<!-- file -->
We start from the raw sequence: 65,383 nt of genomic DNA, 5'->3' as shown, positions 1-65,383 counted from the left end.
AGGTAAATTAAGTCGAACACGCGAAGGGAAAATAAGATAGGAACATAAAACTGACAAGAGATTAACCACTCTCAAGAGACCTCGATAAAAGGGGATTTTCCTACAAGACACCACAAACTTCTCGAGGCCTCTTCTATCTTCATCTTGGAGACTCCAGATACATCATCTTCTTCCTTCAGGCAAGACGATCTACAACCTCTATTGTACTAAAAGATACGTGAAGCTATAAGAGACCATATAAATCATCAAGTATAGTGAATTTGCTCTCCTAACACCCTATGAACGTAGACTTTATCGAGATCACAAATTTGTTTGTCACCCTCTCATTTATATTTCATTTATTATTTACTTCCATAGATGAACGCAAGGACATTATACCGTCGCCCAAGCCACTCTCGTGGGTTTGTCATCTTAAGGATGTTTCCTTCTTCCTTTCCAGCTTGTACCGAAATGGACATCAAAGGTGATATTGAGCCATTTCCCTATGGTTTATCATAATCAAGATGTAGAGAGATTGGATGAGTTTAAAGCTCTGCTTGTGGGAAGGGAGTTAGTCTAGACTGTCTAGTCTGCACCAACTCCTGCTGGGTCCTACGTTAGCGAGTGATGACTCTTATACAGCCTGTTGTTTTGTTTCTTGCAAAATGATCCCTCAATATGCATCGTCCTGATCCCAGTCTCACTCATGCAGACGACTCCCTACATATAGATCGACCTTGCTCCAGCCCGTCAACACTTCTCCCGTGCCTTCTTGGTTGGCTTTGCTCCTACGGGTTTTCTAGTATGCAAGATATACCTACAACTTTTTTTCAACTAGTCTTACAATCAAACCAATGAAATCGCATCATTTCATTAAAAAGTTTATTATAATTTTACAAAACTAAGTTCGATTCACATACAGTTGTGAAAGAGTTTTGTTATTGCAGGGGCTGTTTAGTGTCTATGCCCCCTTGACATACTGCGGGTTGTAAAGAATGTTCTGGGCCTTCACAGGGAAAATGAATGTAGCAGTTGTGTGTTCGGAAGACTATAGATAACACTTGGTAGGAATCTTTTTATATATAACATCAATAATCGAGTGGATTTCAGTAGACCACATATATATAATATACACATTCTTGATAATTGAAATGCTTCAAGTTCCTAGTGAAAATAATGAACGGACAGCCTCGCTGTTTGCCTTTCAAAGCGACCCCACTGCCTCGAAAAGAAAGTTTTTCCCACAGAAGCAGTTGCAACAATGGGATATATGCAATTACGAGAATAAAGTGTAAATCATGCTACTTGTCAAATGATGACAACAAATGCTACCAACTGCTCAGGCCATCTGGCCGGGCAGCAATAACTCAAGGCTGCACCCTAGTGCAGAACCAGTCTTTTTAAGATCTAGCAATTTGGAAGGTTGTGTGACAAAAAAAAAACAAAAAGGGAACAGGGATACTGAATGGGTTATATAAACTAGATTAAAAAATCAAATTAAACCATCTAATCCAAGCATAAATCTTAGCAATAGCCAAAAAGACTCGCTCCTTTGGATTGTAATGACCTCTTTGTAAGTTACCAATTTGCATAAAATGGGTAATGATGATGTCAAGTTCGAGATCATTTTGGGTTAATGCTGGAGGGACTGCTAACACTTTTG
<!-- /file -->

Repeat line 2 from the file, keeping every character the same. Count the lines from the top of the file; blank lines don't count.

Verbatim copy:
AGGTAAATTAAGTCGAACACGCGAAGGGAAAATAAGATAGGAACATAAAACTGACAAGAGATTAACCACTCTCAAGAGACCTCGATAAAAGGGGATTTTCCTACAAGACACCACAAACTTCTCGAGGCCTCTTCTATCTTCATCTTGGAGACTCCAGATACATCATCTTCTTCCTTCAGGCAAGACGATCTACAACCTCTATTGTACTAAAAGATACGTGAAGCTATAAGAGACCATATAAATCATCAAGTATAGTGAATTTGCTCTCCTAACACCCTATGAACGTAGACTTTATCGAGATCACAAATTTGTTTGTCACCCTCTCATTTATATTTCATTTATTATTTACTTCCATAGATGAACGCAAGGACATTATACCGTCGCCCAAGCCACTCTCGTGGGTTTGTCATCTTAAGGATGTTTCCTTCTTCCTTTCCAGCTTGTACCGAAATGGACATCAAAGGTGATATTGAGCCATTTCCCTATGGTTTATCATAATCAAGATGTAGAGAGATTGGATGAGTTTAAAGCTCTGCTTGTGGGAAGGGAGTTAGTCTAGACTGTCTAGTCTGCACCAACTCCTGCTGGGTCCTACGTTAGCGAGTGATGACTCTTATACAGCCTGTTGTTTTGTTTCTTGCAAAATGATCCCTCAATATGCATCGTCCTGATCCCAGTCTCACTCATGCAGACGACTCCCTACATATAGATCGACCTTGCTCCAGCCCGTCAACACTTCTCCCGTGCCTTCTTGGTTGGCTTTGCTCCTACGGGTTTTCTAGTATGCAAGATATACCTACAACTTTTTTTCAACTAGTCTTACAATCAAACCAATGAAATCGCATCATTTCATTAAAAAGTTTATTATAATTTTACAAAACTAAGTTCGATTCACATACAGTTGTGAAAGAGTTTTGTTATTGCAGGGGCTGTTTAGTGTCTATGCCCCCTTGACATACTGCGGGTTGTAAAGAATGTTCTGGGCCTTCACAGGGAAAATGAATGTAGCAGTTGTGTGTTCGGAAGACTATAGATAACACTTGGTAGGAATCTTTTTATATATAACATCAATAATCGAGTGGATTTCAGTAGACCACATATATATAATATACACATTCTTGATAATTGAAATGCTTCAAGTTCCTAGTGAAAATAATGAACGGACAGCCTCGCTGTTTGCCTTTCAAAGCGACCCCACTGCCTCGAAAAGAAAGTTTTTCCCACAGAAGCAGTTGCAACAATGGGATATATGCAATTACGAGAATAAAGTGTAAATCATGCTACTTGTCAAATGATGACAACAAATGCTACCAACTGCTCAGGCCATCTGGCCGGGCAGCAATAACTCAAGGCTGCACCCTAGTGCAGAACCAGTCTTTTTAAGATCTAGCAATTTGGAAGGTTGTGTGACAAAAAAAAAACAAAAAGGGAACAGGGATACTGAATGGGTTATATAAACTAGATTAAAAAATCAAATTAAACCATCTAATCCAAGCATAAATCTTAGCAATAGCCAAAAAGACTCGCTCCTTTGGATTGTAATGACCTCTTTGTAAGTTACCAATTTGCATAAAATGGGTAATGATGATGTCAAGTTCGAGATCATTTTGGGTTAATGCTGGAGGGACTGCTAACACTTTTG